According to The Gas Review, only 36 commercial hydrogen (H2) stations had been opened in Japan at the end of January, despite originally indicating that the figure would stand at 81.
Because of these delayed openings, stations were expected to rapidly open one after the other towards the end of 2015, but the initial target of 100 stations last year could not be met and subsequently dropped to 81 with the decision to set up the remaining 19 stations later this year.
The Japanese government declared, “By the end of fiscal 2015, ending on 31st March, 2016, 100 stations are to be installed in locations in four main metropolitan areas – Tokyo, Nagoya, Osaka and Fukuoka,” and although this plan fell short, the Ministry of Economy, Trade and Industry is supplementing the cost of installing the stations.
Broken down by region, 38 of the 81 stations will be installed in the Tokyo metropolitan area, which includes Kanagawa, Saitama and Chiba Prefectures. 20 stations will be installed in central Japan, which includes Aichi, Mie and Gifu Prefectures. 12 will be installed in the Kinki area, which includes Osaka, Hyogo and Kyoto, whilst there will be 11 in Kyushu, which includes Fukuoka, Saga and Yamaguchi Prefectures.
With regards to stations that are presently open, there are 18 in the Tokyo metropolitan area, 10 in central Japan, and four in both the Kyushu and Kinki regions. By prefecture, Kanagawa Prefecture boasts the most stations with 18, whilst the Aichi Prefecture is not far behind on 17.
On the move
Of Japan’s 81 H2 stations, 27 feature a complete filling unit mounted on their chassis, giving them mobility. It is anticipated that these mobile units will supplement the shortage of static stations by enabling the operation of one facility in several locations.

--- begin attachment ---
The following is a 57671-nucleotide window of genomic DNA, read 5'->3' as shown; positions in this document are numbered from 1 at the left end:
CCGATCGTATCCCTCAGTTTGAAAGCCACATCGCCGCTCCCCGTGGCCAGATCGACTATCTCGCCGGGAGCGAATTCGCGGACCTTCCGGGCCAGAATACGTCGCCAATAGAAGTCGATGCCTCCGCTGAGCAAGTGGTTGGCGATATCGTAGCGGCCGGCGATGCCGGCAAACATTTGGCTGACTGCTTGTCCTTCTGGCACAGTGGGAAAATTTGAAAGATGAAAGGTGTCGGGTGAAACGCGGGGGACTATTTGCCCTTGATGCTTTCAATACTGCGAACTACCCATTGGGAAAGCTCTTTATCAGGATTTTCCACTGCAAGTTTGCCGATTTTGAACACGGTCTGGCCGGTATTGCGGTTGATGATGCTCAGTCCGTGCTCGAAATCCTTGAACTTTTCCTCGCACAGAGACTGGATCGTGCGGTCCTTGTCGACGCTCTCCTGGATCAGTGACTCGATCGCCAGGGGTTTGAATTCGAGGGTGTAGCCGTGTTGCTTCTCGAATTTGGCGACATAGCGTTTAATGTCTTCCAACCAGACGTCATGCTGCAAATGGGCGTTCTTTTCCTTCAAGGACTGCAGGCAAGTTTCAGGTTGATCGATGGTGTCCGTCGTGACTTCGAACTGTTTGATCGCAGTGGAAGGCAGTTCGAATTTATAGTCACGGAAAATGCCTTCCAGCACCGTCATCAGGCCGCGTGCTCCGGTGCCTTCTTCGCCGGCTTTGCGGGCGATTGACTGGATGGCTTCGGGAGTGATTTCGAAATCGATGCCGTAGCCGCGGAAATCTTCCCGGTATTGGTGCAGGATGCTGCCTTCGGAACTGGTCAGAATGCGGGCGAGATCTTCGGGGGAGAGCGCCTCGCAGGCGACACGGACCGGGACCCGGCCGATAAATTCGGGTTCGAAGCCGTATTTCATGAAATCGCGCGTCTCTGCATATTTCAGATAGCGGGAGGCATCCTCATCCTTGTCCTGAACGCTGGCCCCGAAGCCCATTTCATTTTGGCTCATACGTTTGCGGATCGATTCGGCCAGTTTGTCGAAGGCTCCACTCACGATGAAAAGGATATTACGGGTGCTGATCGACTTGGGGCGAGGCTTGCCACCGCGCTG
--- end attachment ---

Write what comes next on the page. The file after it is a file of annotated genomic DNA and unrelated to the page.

The idea behind the mobility is to divide the week into two sections of operation: from Friday to Monday and then Tuesday through to Thursday, meaning one mobile unit can fill and supply at two separate locations. But even though mobile stations can operate at several locations, their filling capacity is significantly smaller than its stationary counterpart.
According to The Gas Review, “The mobile type is a desperate measure to compensate for the shortage of land for the stations,” and as a result, mobile stations are best suited to “the filling requirements in suburban areas where demand is small.”
In total there are 27 mobile stations, 14 onsite stations and 40 offsite stations. For onsite stations, H2 is generated at the station using city gas as the raw material. For offsite, which is the most abundant method, both compressed and liquid H2 are transported by trailer, although the amount which is usable by vehicles is still relatively small.
Onsite methods are gaining popularity though – by having a generator at the station H2 can be supplied steadily and continuously in the future. It is assumed this will raise the operational ratio across generation facilities by using these onsite facilities as H2 supply bases for neighbouring offsite stations.
Of the 81 stations, 51 have capacities of over 300 Nm3/h, which is the standard for immobile stations in the North Pacific rim country, and are able to fill between five and six vehicles. The remaining 30 stations have capacities of between 100-300 Nm3/h.
If fuel cell vehicles (FCVs) were to become more widespread, it will expand opportunities in long distance drives between cities and countryside, meaning H2 refuelling stations would be required at various points between these destinations. According to ‘The Gas Review,’ “Despite the small filling capacity, an urban type infrastructure linking major cities could well be required.”
Out of the planned 81 stations, JX Nippon Oil and Energy has subsidised 40 of them, followed by Iwatani with 17. Toyota Tsusho operates eight stations in conjunction with industrial gas companies Iwatani, Taiyo Nippon Sanso Corporation (TNSC) and Air Liquide Kogyo Gas, along with equipment leasing company Sumitomo Mitsui Finance and Leasing.
Additionally, on 22nd March 2016, it was announced that there would be a revision in Japan’s H2 and fuel cell Strategy Roadmap in order to develop H2 energy across the country. The following goals have been outlined; FCV levels are expected to reach 40,000 by 2020, 200,000 by 2025 and 800,000 by 2030, whilst the target of H2 stations is to attain 100 locations within 2016, 160 by 2020 and 320 by 2025.
For reference, the annual demand of H2 for 200,000 FCVs is estimated to be 200.2 million m3 and 880 million m3 for 800,000 FCVs.
The Gas Review, issue no. 418